John 4:7 — Christ’s Love and Tradition

By Wayne Jackson

As Christ traveled from Judea to Galilee, He passed through the region of Samaria. Near the city of Sychar, at Jacob’s well, the Lord met a Samaritan woman and asked her for a drink of water. From there the conversation proceeded to spiritual matters. In the course of this exchange, Jesus actually violated three cultural traditions of His day. In so doing, however, the Lord demonstrated the encompassing interest of Heaven in lost humanity.

First, Christ spoke to a woman in public. In the culture of Jesus’ day this was not done. Note that the Lord’s disciples, when they returned from their errand to the city, were amazed that the Master was talking with a woman (v. 27). In the interest of souls, Christ bridged the gender gap.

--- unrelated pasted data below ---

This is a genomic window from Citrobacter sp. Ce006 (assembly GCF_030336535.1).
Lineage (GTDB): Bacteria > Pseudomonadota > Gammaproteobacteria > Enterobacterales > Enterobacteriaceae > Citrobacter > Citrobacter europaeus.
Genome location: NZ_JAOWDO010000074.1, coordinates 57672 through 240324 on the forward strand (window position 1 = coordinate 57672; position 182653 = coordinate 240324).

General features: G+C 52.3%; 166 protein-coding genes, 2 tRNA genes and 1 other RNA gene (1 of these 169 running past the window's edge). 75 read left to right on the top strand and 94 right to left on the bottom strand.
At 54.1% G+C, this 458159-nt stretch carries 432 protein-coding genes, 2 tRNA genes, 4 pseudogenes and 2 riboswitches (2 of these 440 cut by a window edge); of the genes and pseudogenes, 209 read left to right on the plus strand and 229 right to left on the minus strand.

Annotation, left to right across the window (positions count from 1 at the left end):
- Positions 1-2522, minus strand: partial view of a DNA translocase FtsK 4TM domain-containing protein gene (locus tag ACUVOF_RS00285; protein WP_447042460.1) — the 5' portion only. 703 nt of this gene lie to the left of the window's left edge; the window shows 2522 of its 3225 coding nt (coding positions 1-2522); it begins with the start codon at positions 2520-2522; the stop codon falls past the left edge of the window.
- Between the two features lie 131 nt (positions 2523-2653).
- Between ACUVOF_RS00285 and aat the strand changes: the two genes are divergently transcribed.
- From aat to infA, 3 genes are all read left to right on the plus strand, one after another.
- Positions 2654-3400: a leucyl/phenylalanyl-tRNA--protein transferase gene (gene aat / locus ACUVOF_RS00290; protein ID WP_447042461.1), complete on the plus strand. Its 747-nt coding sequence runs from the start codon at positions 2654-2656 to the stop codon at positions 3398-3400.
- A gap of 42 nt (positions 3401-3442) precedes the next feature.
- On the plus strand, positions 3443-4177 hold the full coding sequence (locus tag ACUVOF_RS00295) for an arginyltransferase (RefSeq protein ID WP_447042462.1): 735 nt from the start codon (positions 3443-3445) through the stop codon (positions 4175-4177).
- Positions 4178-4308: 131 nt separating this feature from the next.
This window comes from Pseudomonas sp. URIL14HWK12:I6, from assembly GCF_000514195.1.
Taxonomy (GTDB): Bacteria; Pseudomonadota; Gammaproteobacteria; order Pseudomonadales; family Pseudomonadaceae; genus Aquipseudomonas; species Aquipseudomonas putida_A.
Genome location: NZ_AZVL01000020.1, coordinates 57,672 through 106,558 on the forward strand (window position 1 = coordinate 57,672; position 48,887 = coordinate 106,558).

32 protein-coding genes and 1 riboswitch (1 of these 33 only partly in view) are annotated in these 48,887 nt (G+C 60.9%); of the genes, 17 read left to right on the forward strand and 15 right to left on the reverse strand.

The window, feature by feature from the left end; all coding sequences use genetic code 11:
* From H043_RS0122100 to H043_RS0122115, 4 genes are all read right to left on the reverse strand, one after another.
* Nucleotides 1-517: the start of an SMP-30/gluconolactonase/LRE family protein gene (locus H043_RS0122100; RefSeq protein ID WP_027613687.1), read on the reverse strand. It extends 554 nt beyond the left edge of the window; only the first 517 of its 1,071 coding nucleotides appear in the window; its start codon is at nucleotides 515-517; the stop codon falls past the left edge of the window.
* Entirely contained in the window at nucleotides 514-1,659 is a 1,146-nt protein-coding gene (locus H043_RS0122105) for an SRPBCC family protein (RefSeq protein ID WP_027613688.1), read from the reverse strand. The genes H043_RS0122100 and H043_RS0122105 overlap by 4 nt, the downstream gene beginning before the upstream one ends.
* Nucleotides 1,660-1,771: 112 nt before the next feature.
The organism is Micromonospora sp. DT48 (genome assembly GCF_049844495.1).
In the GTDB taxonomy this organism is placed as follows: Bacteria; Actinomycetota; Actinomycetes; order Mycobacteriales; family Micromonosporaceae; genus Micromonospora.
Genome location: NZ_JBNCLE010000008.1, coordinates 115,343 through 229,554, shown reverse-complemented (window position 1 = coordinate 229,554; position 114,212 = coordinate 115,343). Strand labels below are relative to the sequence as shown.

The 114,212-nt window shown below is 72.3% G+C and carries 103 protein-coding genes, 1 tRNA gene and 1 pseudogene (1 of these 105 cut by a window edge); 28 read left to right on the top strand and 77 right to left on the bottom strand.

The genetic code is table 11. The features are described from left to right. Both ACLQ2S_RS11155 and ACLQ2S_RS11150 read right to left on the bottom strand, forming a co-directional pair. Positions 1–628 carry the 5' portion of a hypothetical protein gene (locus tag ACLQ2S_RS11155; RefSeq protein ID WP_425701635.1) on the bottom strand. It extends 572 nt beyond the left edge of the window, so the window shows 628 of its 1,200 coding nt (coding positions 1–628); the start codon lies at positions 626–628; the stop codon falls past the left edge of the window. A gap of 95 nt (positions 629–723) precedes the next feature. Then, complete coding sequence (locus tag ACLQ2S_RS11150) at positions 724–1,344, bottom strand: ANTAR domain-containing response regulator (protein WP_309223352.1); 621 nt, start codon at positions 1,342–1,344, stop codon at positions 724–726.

Second, the Lord, a Jew, was conversing with a Samaritan. Normally, Jews had no dealings with these despised people (v. 9). The Savior bridged the racial gap. God’s love is international.

Third, Christ took time with this woman even though she was seriously flawed in moral conduct. She was living with a man who was not her legitimate husband (v. 18). Jesus bridged the character gap.

What wonderful illustrations these facts are of divine benevolence. Thus, underscore the terms “woman” and “Samaritan” in verse 7, and marginally note: Divine benevolence — gender, race, character (cf. vv. 27, 9, 18).

Small f26f621c f6aa 4d2b 853d 24e53c812a17

About the Author

Wayne Jackson has written for and edited the Christian Courier since its inception in 1965. He has also written several books on a variety of biblical topics including The Bible and Science, Creation, Evolution, and the Age of the Earth, The Bible on Trial, and a number of commentaries. He lives in Stockton, California with his dear wife, and life-long partner, Betty.